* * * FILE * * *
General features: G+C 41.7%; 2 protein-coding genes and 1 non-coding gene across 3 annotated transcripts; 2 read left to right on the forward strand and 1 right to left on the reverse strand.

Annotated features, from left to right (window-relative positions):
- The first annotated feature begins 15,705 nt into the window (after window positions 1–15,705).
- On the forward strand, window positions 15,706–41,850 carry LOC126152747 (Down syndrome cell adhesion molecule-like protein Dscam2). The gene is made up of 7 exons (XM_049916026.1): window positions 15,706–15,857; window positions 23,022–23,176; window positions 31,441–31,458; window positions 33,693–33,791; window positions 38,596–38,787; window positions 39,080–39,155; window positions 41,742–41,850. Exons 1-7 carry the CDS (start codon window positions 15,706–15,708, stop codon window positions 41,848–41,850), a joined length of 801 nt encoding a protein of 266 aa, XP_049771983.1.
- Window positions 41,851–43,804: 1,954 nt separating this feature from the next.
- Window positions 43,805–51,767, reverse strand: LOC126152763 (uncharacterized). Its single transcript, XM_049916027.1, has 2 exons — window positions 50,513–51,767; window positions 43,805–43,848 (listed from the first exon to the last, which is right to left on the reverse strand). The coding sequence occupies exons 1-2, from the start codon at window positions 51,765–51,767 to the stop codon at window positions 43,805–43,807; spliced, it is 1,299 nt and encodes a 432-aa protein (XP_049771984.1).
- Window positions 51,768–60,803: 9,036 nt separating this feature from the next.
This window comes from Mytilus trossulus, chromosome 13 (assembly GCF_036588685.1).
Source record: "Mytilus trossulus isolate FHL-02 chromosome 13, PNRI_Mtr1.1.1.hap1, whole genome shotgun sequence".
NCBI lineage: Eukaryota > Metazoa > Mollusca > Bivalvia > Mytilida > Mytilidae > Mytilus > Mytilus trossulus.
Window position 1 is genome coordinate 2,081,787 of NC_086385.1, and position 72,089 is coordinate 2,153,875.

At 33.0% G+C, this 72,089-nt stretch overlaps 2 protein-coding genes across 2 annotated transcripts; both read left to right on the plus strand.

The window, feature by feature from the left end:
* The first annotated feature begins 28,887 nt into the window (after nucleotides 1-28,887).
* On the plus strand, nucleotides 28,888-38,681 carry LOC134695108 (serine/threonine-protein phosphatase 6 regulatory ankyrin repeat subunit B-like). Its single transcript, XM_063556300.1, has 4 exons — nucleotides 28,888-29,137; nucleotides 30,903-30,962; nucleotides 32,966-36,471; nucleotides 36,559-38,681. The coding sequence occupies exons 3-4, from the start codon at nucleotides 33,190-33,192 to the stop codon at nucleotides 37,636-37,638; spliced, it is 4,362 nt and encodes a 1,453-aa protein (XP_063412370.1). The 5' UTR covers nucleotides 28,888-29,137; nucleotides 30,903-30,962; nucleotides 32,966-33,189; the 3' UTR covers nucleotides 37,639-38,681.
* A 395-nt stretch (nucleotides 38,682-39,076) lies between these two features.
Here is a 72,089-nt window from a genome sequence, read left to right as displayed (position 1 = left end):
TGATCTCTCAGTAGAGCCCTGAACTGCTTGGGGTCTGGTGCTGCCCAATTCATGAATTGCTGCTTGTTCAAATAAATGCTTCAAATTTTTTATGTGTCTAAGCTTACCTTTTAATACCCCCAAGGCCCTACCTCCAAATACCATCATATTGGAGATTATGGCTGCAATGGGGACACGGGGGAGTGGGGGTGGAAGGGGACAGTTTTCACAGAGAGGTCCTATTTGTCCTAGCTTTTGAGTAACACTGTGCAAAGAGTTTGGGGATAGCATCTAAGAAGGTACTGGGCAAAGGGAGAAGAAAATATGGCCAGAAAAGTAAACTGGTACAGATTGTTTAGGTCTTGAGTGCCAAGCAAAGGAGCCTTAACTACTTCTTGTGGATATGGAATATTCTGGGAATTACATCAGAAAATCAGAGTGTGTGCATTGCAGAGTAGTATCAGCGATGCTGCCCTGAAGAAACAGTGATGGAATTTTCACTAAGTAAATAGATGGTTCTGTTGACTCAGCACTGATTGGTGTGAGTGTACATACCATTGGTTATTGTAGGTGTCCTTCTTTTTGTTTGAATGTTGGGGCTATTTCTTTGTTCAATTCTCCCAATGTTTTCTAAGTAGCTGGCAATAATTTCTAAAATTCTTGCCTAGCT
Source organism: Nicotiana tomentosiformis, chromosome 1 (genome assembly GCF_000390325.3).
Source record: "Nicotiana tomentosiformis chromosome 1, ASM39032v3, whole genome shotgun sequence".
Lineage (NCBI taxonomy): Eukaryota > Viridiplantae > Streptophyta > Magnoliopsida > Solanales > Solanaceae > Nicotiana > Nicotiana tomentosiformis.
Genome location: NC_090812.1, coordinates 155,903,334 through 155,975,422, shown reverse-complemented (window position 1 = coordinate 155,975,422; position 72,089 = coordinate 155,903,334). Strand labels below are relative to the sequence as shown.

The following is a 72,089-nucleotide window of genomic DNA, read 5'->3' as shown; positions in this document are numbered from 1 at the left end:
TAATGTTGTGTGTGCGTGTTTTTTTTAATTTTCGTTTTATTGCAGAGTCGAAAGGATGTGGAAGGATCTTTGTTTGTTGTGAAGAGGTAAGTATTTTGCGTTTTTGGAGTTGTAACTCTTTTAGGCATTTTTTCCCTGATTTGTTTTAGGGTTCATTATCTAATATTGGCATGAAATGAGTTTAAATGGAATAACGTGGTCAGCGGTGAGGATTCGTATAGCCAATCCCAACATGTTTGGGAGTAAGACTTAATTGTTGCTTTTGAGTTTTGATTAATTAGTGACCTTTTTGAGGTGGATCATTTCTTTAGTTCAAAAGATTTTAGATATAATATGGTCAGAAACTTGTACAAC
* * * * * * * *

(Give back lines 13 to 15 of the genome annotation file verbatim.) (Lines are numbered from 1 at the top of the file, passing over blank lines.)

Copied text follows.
The window, feature by feature from the left end:
* The first annotated feature begins 28,887 nt into the window (after nucleotides 1-28,887).
* On the plus strand, nucleotides 28,888-38,681 carry LOC134695108 (serine/threonine-protein phosphatase 6 regulatory ankyrin repeat subunit B-like). Its single transcript, XM_063556300.1, has 4 exons — nucleotides 28,888-29,137; nucleotides 30,903-30,962; nucleotides 32,966-36,471; nucleotides 36,559-38,681. The coding sequence occupies exons 3-4, from the start codon at nucleotides 33,190-33,192 to the stop codon at nucleotides 37,636-37,638; spliced, it is 4,362 nt and encodes a 1,453-aa protein (XP_063412370.1). The 5' UTR covers nucleotides 28,888-29,137; nucleotides 30,903-30,962; nucleotides 32,966-33,189; the 3' UTR covers nucleotides 37,639-38,681.